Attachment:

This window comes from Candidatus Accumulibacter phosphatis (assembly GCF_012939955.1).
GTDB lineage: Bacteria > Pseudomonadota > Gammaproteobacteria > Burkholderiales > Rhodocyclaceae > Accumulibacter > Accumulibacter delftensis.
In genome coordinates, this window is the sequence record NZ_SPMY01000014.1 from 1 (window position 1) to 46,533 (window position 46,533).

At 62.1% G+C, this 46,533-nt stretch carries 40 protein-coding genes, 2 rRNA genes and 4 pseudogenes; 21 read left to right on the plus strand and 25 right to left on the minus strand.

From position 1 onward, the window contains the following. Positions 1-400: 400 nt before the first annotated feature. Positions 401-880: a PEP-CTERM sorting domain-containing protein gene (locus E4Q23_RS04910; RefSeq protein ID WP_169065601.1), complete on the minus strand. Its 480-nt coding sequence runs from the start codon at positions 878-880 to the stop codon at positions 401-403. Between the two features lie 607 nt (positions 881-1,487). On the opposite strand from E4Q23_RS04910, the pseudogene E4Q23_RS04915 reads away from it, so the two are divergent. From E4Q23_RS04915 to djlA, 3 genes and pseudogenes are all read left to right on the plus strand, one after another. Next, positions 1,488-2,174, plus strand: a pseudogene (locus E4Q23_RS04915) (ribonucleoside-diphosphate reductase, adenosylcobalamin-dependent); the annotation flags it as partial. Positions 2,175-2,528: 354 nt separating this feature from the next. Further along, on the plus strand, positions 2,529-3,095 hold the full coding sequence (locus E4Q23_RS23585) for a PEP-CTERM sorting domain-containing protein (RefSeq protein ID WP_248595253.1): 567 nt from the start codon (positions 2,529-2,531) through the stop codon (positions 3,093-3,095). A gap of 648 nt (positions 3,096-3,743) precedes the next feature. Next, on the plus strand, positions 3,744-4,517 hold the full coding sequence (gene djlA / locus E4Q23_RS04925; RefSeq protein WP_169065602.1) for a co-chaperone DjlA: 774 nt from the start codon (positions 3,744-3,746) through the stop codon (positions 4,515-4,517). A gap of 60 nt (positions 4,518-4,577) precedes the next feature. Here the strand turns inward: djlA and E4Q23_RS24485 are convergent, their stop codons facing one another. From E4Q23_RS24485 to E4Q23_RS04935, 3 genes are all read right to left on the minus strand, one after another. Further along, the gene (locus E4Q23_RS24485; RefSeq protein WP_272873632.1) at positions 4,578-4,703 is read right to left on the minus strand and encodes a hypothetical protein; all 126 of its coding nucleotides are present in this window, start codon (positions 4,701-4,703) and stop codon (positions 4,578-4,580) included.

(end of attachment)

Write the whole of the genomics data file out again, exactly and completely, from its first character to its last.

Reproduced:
This window comes from Candidatus Accumulibacter phosphatis (assembly GCF_012939955.1).
GTDB lineage: Bacteria > Pseudomonadota > Gammaproteobacteria > Burkholderiales > Rhodocyclaceae > Accumulibacter > Accumulibacter delftensis.
In genome coordinates, this window is the sequence record NZ_SPMY01000014.1 from 1 (window position 1) to 46,533 (window position 46,533).

At 62.1% G+C, this 46,533-nt stretch carries 40 protein-coding genes, 2 rRNA genes and 4 pseudogenes; 21 read left to right on the plus strand and 25 right to left on the minus strand.

From position 1 onward, the window contains the following. Positions 1-400: 400 nt before the first annotated feature. Positions 401-880: a PEP-CTERM sorting domain-containing protein gene (locus E4Q23_RS04910; RefSeq protein ID WP_169065601.1), complete on the minus strand. Its 480-nt coding sequence runs from the start codon at positions 878-880 to the stop codon at positions 401-403. Between the two features lie 607 nt (positions 881-1,487). On the opposite strand from E4Q23_RS04910, the pseudogene E4Q23_RS04915 reads away from it, so the two are divergent. From E4Q23_RS04915 to djlA, 3 genes and pseudogenes are all read left to right on the plus strand, one after another. Next, positions 1,488-2,174, plus strand: a pseudogene (locus E4Q23_RS04915) (ribonucleoside-diphosphate reductase, adenosylcobalamin-dependent); the annotation flags it as partial. Positions 2,175-2,528: 354 nt separating this feature from the next. Further along, on the plus strand, positions 2,529-3,095 hold the full coding sequence (locus E4Q23_RS23585) for a PEP-CTERM sorting domain-containing protein (RefSeq protein ID WP_248595253.1): 567 nt from the start codon (positions 2,529-2,531) through the stop codon (positions 3,093-3,095). A gap of 648 nt (positions 3,096-3,743) precedes the next feature. Next, on the plus strand, positions 3,744-4,517 hold the full coding sequence (gene djlA / locus E4Q23_RS04925; RefSeq protein WP_169065602.1) for a co-chaperone DjlA: 774 nt from the start codon (positions 3,744-3,746) through the stop codon (positions 4,515-4,517). A gap of 60 nt (positions 4,518-4,577) precedes the next feature. Here the strand turns inward: djlA and E4Q23_RS24485 are convergent, their stop codons facing one another. From E4Q23_RS24485 to E4Q23_RS04935, 3 genes are all read right to left on the minus strand, one after another. Further along, the gene (locus E4Q23_RS24485; RefSeq protein WP_272873632.1) at positions 4,578-4,703 is read right to left on the minus strand and encodes a hypothetical protein; all 126 of its coding nucleotides are present in this window, start codon (positions 4,701-4,703) and stop codon (positions 4,578-4,580) included.